08 OY, NY, NY, Aug. 24: "[F]from most of what I have seen animals are not limited by their expressive abilities but more because they have limited things to discuss. Food, mating, danger, competition, and the early plays of Kaufman and Hart."
09 HERMAN, PA, Aug. 24:
"If they can get enough to eat from the remaining
mammals they could be the dominant species
Evolution could eventually get them a more
sophisticated language and they could find
ways to write plays and novels"
10 On Edge, Philadelphia, Aug. 24: "Like possibly 'My Dinner of Andre'?"
11 Linda Fernberg, New York, Aug. 24: "Sounds like peepers (frogs) peeping at the first sign of spring."
12 Cliff, Union City, MI, Aug. 25: "By the way the turtle is pretty good sized with a sharp beak and a head the size of a small dog, that could take off several fingers with one snap. But he seems pretty contented sitting in the guys lap, riding along, seemingly enjoying his notoriety for the day."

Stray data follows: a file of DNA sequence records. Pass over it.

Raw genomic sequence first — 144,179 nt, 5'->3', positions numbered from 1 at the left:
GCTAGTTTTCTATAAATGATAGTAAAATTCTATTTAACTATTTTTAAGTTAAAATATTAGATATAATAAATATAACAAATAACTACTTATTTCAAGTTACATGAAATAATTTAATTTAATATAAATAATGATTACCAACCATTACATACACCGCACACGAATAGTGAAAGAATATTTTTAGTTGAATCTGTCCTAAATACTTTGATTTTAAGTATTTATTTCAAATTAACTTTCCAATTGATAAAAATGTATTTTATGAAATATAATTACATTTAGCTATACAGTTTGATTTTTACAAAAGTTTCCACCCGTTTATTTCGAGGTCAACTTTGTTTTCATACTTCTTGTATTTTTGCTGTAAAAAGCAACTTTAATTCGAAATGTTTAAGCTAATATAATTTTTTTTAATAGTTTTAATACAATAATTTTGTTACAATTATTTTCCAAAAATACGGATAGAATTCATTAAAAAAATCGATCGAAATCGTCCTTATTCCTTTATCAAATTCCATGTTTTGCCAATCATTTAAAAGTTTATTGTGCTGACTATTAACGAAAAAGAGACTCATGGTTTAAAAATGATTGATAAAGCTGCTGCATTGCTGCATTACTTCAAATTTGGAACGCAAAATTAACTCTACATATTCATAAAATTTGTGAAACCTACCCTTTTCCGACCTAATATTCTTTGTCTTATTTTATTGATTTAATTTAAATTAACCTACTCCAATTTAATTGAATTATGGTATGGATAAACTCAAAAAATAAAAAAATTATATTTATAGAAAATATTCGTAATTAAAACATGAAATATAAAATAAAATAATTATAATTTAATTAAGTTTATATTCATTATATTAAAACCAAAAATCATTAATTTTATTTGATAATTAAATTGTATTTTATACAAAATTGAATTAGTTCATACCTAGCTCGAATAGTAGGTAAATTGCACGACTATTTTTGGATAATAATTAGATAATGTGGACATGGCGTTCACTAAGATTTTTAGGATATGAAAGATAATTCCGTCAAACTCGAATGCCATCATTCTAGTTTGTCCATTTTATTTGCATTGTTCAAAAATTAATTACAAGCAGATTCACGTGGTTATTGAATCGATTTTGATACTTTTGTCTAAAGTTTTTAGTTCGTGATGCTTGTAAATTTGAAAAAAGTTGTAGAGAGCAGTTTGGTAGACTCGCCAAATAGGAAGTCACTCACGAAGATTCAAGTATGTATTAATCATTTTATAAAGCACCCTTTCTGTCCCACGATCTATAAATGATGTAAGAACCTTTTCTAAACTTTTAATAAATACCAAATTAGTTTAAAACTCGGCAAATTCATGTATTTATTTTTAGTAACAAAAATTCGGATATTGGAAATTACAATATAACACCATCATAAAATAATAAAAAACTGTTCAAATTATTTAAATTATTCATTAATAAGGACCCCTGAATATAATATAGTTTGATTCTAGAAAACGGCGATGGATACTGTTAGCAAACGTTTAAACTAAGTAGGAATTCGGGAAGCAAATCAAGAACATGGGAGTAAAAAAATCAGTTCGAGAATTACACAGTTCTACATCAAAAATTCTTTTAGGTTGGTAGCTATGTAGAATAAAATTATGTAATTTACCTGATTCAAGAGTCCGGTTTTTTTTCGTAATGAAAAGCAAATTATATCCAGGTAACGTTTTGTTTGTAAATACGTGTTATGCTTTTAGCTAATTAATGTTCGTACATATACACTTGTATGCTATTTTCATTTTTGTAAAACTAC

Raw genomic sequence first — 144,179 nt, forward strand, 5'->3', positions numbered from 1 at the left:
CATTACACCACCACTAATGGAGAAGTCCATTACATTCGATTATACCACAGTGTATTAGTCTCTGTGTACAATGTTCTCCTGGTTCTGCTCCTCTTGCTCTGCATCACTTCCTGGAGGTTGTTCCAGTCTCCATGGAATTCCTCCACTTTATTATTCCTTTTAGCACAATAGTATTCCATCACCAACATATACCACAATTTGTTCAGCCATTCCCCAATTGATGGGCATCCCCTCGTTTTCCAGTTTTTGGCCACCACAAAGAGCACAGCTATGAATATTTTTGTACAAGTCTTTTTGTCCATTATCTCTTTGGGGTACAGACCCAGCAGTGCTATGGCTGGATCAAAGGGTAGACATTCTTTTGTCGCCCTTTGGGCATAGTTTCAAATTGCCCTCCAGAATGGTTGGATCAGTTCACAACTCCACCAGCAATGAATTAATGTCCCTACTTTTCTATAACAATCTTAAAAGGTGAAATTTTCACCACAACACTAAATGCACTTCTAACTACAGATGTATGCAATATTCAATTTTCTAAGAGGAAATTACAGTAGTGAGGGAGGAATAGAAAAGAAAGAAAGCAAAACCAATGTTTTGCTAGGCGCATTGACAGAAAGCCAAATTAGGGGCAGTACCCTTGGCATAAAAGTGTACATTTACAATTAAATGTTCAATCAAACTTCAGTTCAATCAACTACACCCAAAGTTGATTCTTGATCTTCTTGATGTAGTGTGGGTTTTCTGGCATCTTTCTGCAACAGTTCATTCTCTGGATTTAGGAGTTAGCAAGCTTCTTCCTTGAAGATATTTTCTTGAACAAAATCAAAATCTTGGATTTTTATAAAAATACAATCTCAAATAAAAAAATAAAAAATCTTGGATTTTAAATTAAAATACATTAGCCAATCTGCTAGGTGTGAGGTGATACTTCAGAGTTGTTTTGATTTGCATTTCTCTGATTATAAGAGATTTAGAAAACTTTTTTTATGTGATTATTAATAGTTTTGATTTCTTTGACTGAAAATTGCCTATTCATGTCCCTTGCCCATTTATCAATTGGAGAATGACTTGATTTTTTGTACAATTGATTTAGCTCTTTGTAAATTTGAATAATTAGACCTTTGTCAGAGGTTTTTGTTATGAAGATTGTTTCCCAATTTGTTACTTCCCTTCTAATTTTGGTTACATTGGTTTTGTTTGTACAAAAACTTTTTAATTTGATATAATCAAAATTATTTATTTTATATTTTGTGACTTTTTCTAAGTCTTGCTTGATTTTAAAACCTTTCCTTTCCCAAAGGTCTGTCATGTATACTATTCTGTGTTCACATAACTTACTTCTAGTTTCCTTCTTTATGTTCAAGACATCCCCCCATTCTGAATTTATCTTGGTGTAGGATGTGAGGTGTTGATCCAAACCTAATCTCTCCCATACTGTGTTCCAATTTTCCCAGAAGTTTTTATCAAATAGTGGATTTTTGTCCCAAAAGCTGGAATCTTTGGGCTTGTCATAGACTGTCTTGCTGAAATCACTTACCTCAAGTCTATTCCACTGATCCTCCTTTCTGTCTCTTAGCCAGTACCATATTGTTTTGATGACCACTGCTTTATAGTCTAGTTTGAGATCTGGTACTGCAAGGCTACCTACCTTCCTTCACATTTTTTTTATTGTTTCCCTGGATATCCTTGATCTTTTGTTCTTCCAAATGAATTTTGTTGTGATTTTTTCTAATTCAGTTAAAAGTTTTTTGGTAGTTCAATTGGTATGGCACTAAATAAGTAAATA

*the times and the researchers were too classy to say so, but the sound file embedded beside this [one of three in the article, all of which are vital; the second is the reptilian version of the law and order noise] is unquestionably the sound of a saltwater crocodile, or "saltie," flushing a toilet.

12.23.23 [on the F train]

it is too early to make good decisions! the anti-abortion extremists who harass patients outside the far-flung clinic to which i am en route would never yell something like that and i'm not about to suggest it, but–they wouldn't be incorrect? i nearly grabbed the wrong train just now as i was congratulating myself for waking up without my alarm for this morning's escorting shift. of course, i'll never rise naturally because birdsong summons and the sun warms my bones or whatever; worry is the only thing that gets me up without assistance. i don't mind that so much, as it sort of means that the worst moments of my day are inevitably the very first ones. once i know i won't sleep late i can pose for the river with the cats and contemplate late-stage capitalism with my microwaved day-old coffee. we are staying put for the holidays as we usually do, and it's even lower-impact than in previous years: we'll go out to a movie on christmas eve but aren't doing one of the fancy dinners i invariably hate. i still haven't figured out how to strike a balance between joe's interest in complicated-food-and-drink-related celebration and mine in comparative frugality (in that context, at least) and temperance, but i hope we're getting better at meeting each other halfway.